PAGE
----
Saudi football team ‘SNUBS’ minute’s silence for London terror victims

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The Saudi Arabian soccer team refused to line up for a minute’s silence for the London terror victims on Thursday night. A spokesman for Football Federation Australia explained they were told a minute of silence was ‘not in keeping with Saudi culture’ ahead of the match.

Fans were left outraged at the display ahead of the World Cup qualifier against Australia in Adelaide.

The Saudi Arabian soccer team failed to line up for a minute's silence for the London terror victims on Thursday night 

Saudi players on the bench refused to stand for the minute’s silence.

A spokesperson from the Football Federation Australia told Daily Mail Australia they had been advised prior to the match that the Saudi team would not be taking part.

‘The FFA sought agreement from the Asian Football Confederation and the Saudi national team to hold a minute’s silence in memory of those lost in Saturday night’s terror bombings in London and in particular the two Australian women,’ the spokesperson said.

‘Both the AFC and the Saudi team agreed that the minute of silence could be held.

‘The FFA was further advised by Saudi team officials that this tradition was not in keeping with Saudi culture and they would move to their side of the field and respect our custom whilst taking their own positions on the field.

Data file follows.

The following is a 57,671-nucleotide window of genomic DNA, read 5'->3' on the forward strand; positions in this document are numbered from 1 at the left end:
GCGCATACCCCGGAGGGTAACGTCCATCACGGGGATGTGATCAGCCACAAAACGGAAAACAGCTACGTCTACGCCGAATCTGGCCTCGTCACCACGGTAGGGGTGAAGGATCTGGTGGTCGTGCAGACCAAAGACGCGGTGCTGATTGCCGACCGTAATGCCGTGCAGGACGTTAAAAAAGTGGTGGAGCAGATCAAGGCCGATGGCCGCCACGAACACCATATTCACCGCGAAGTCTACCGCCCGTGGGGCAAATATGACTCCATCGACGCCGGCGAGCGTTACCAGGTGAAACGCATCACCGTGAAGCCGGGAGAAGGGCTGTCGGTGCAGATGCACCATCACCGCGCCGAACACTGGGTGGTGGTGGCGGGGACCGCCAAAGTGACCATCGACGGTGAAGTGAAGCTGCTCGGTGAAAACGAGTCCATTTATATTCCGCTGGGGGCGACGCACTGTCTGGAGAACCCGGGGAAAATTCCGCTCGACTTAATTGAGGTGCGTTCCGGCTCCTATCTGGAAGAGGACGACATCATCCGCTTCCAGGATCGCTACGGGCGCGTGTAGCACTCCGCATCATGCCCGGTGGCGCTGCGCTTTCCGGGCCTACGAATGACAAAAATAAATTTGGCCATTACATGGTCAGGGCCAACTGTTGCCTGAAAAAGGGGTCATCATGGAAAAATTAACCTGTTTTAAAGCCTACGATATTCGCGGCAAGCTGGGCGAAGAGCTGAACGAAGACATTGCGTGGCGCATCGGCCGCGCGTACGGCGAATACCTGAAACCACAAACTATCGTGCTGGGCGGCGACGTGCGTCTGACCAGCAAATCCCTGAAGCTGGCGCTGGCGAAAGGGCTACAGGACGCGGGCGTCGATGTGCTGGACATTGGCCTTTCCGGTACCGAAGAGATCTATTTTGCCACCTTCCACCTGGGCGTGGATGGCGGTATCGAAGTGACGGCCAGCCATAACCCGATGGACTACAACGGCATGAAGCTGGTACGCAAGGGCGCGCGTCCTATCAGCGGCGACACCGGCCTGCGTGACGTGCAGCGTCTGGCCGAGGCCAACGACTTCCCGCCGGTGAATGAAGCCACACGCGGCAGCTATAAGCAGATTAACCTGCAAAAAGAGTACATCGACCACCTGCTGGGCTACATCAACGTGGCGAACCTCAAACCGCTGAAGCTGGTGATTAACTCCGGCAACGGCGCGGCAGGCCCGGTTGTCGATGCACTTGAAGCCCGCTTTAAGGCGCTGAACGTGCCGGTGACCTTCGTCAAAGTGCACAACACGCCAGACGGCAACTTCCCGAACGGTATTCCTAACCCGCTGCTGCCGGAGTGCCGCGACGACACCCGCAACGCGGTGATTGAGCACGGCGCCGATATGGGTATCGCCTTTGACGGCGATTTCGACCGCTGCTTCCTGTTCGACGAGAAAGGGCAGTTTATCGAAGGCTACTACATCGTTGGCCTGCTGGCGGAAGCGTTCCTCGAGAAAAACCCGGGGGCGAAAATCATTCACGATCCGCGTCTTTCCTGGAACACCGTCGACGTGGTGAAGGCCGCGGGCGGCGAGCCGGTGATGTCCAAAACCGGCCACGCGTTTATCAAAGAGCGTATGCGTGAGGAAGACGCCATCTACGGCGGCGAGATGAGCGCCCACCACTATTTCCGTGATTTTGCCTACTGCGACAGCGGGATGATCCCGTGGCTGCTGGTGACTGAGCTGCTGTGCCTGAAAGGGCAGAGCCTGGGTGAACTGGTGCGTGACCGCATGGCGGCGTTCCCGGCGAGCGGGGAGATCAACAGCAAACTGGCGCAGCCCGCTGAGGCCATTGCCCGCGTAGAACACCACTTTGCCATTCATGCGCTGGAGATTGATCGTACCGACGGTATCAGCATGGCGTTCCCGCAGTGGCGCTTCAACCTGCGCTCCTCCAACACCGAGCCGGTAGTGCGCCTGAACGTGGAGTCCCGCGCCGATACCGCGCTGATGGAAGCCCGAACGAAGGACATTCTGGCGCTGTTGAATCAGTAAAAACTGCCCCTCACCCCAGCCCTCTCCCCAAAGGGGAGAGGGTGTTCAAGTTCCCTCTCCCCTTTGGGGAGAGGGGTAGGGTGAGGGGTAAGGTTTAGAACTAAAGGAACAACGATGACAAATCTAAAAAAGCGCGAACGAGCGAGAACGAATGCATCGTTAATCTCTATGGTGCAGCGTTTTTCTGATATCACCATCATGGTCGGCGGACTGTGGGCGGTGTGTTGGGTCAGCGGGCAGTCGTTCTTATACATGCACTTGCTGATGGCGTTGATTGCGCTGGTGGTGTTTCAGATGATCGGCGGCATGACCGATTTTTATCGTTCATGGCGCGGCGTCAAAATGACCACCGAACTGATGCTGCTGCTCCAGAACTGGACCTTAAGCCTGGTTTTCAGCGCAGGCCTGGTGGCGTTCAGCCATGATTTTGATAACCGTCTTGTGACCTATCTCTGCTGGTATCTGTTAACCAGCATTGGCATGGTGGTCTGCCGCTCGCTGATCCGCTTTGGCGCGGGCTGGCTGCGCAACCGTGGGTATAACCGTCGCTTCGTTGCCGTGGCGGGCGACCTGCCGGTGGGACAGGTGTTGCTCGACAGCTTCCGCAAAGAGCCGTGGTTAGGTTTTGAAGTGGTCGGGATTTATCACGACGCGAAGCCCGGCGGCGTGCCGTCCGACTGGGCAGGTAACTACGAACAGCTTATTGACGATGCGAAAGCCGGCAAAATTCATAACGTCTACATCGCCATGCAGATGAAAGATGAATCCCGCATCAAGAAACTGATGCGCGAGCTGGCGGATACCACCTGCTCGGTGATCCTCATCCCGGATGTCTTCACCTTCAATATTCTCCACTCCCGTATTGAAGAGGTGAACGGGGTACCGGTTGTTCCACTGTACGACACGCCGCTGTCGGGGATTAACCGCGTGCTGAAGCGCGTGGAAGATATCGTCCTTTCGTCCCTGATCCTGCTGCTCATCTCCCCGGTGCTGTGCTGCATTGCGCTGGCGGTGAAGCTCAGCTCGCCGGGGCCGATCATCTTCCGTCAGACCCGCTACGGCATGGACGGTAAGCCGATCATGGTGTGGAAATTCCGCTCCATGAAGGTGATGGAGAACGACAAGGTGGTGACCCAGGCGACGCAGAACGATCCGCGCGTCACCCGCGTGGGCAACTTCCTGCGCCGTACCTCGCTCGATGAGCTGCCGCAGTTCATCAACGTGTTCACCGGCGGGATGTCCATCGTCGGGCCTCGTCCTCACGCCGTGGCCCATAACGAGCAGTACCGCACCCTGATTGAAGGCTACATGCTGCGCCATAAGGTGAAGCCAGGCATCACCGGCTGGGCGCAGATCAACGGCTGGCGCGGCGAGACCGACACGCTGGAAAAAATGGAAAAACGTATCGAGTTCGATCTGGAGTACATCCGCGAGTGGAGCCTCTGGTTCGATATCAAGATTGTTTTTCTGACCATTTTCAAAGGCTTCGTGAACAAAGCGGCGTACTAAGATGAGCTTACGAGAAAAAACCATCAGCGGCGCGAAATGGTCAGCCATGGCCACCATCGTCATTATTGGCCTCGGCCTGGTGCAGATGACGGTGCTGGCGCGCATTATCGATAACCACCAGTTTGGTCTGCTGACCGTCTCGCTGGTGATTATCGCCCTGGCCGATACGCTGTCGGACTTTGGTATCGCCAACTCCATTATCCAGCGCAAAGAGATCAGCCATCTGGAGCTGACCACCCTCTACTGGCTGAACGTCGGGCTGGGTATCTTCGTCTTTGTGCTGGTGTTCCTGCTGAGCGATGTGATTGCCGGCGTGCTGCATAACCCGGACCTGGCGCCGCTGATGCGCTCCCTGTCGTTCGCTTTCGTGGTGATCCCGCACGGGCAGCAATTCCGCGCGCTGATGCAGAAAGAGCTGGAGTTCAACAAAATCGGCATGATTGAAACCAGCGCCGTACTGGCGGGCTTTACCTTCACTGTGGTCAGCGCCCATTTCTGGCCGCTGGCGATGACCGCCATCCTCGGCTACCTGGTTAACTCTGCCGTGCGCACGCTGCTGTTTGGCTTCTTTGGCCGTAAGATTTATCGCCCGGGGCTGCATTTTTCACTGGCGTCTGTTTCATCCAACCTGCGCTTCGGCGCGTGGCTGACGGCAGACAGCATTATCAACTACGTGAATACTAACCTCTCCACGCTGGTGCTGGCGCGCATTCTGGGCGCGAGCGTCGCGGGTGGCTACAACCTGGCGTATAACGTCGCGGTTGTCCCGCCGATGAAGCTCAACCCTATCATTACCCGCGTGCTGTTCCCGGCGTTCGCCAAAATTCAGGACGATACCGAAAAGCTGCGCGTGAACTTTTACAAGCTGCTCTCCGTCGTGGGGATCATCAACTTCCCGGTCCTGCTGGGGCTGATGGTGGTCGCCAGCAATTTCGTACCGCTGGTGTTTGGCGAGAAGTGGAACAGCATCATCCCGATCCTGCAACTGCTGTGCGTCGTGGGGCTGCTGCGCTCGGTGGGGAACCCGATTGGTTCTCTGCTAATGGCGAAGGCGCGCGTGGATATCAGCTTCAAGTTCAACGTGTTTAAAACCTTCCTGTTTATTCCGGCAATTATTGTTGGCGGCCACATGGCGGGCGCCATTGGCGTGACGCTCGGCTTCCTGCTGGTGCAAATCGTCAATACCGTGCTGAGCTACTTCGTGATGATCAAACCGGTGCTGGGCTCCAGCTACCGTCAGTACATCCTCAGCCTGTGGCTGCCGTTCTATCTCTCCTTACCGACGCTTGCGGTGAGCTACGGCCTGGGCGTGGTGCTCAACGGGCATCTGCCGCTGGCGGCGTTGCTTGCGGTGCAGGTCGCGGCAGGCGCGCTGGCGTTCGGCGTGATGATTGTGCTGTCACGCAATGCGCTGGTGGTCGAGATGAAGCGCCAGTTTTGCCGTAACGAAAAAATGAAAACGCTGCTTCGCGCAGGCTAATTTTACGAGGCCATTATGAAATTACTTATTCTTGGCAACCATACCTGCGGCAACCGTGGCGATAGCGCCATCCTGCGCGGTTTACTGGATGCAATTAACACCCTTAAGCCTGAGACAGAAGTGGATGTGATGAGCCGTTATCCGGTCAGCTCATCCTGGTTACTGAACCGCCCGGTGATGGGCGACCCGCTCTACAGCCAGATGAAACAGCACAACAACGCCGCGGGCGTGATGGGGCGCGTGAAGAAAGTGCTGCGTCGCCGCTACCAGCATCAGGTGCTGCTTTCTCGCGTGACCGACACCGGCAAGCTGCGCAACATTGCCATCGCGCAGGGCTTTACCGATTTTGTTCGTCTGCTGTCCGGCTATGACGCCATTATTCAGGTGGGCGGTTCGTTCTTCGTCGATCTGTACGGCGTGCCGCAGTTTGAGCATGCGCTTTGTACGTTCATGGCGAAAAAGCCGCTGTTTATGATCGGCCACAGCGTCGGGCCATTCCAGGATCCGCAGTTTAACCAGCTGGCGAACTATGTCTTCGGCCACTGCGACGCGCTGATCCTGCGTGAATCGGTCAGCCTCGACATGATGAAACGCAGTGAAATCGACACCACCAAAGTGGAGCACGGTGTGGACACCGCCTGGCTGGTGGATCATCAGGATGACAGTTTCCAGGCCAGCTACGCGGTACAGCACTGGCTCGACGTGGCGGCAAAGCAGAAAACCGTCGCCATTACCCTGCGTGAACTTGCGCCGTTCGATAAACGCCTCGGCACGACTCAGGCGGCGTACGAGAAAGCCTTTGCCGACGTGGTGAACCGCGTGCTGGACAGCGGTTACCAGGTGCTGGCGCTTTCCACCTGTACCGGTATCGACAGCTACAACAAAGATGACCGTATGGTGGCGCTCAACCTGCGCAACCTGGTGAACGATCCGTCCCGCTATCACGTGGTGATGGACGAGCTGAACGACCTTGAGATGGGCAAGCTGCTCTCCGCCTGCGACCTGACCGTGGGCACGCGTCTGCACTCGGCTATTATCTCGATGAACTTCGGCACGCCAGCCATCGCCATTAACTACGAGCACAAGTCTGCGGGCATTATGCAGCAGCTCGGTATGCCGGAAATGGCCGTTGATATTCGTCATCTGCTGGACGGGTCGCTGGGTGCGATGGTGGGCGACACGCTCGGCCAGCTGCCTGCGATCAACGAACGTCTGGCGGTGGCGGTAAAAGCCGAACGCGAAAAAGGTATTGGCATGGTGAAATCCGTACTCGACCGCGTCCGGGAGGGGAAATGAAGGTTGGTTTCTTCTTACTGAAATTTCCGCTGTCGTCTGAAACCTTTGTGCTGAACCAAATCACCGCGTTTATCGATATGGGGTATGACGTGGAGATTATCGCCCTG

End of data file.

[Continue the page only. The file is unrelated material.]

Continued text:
Another Gulf nation, the United Arab Emirates, observed a minute’s silence before a polo match in 2014

‘The local broadcaster, FOXSPORTS, was informed of this prior to the minute’s silence taking place.’

Australian and British football fans on social media were furious, and lashed out against the Saudi team.

Others called for official measures to be taken against the team.

However, some Saudi fans claimed it was not within Islamic culture to take a moment of silence to respect the dead.

Australia had approached FIFA and the AFC to request the minute of silence, which was approved prior to the game

It is understood Saudi Arabia informed FFA they would not be taking part on Thursday night, but prior to the minute of silence

While Australian players on the bench stood for the minute (pictured), Saudi players on the bench remained seated

While Australian players on the bench stood for the minute (pictured), Saudi players on the bench remained seated

Minutes of silence are a common occurrence in the Premier League, and Muslim players are not known to boycott the mark of respect.

The game added extra tension to an already important match, but Australia came out on top with a score of 3-2.

Saudi FA, FFA, FIFA and the AFC have been approached for comment. Two Australians were killed in Saturday night’s terror attack on London Bridge and nearby Borough Market.

Some fans called for official measures to be taken against the Saudi team (pictured: the Australian team observing the minute of silence)

Outraged fans were at least given a reason to smile later in the game as Australia beat Saudi Arabia 3-2

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